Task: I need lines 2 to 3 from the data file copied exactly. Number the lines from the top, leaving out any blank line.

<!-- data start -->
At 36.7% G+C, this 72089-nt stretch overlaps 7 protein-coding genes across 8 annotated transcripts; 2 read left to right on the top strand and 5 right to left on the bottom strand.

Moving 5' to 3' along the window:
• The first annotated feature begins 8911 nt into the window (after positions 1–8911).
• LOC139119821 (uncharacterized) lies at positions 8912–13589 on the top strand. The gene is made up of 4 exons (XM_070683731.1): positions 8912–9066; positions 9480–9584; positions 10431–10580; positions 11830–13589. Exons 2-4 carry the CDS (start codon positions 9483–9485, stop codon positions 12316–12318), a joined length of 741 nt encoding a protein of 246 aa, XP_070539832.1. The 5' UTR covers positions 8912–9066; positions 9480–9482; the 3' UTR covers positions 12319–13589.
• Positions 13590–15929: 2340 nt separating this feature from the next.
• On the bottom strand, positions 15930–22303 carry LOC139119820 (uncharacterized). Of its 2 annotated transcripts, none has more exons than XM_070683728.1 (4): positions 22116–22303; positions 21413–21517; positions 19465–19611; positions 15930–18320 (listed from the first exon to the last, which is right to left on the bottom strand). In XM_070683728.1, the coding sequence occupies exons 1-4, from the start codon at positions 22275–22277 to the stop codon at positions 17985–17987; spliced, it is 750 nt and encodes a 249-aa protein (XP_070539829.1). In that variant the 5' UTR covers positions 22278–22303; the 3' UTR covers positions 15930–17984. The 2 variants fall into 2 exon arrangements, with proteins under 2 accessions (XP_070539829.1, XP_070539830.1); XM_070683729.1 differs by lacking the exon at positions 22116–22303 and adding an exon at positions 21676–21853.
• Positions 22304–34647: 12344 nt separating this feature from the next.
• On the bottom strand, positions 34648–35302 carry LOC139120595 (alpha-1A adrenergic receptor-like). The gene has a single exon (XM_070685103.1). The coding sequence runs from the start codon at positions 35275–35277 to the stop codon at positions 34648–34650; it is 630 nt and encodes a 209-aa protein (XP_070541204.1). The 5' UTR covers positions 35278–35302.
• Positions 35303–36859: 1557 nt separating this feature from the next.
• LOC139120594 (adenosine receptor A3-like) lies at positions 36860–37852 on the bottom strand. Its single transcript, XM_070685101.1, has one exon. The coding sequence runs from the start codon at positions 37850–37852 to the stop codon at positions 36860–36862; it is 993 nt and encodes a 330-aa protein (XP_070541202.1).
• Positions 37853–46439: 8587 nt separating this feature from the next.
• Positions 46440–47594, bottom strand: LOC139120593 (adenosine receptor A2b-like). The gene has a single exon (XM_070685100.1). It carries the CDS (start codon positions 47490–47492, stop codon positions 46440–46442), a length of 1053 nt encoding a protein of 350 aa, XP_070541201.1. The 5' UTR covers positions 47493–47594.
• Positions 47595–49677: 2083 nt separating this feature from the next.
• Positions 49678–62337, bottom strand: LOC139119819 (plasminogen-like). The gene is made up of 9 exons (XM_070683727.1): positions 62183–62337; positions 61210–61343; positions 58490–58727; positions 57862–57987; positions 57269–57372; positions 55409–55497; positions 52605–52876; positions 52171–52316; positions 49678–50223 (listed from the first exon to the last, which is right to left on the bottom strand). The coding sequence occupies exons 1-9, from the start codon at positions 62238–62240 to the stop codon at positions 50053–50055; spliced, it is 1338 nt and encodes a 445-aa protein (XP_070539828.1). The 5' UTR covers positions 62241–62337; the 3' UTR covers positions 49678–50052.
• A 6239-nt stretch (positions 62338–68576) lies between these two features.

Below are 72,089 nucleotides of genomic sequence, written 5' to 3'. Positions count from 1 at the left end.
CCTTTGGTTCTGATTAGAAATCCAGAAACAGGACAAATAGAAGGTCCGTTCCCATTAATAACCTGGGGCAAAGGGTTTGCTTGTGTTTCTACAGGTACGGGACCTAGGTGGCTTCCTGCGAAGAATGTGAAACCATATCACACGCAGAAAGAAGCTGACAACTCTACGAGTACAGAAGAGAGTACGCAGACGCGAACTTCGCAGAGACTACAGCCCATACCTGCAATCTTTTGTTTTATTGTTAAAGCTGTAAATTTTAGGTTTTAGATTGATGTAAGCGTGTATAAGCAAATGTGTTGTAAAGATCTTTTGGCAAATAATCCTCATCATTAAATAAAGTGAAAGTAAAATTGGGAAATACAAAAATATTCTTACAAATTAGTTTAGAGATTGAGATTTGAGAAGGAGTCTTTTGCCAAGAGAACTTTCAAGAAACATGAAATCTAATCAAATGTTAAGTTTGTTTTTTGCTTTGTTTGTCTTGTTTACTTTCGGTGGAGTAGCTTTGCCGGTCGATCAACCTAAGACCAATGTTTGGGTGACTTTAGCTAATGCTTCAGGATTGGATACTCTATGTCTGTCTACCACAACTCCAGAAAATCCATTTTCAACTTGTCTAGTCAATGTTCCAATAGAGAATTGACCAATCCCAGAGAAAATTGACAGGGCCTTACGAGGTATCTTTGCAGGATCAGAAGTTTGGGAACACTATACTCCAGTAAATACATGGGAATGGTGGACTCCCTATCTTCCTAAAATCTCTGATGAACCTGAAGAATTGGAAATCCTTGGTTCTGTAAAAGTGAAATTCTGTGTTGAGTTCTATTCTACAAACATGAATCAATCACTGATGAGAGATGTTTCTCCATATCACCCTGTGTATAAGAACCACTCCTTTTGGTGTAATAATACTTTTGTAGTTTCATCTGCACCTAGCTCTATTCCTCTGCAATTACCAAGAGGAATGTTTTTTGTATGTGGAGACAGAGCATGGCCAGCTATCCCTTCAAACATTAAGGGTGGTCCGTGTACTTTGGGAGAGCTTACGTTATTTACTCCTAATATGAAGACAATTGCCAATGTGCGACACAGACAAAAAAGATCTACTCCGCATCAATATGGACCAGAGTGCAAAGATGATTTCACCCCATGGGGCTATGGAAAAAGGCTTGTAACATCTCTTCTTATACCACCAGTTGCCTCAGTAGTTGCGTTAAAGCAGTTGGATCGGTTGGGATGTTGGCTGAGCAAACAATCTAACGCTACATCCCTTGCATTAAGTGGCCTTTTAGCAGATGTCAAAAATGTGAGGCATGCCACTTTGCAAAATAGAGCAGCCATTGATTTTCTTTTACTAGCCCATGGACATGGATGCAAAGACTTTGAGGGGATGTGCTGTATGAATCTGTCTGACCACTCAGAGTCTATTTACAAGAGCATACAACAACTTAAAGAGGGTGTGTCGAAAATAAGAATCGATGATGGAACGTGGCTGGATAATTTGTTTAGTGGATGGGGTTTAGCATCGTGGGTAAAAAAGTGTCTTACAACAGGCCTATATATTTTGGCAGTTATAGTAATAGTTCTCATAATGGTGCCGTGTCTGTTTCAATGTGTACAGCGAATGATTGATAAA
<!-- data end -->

Moving 5' to 3' along the window:
• The first annotated feature begins 8911 nt into the window (after positions 1–8911).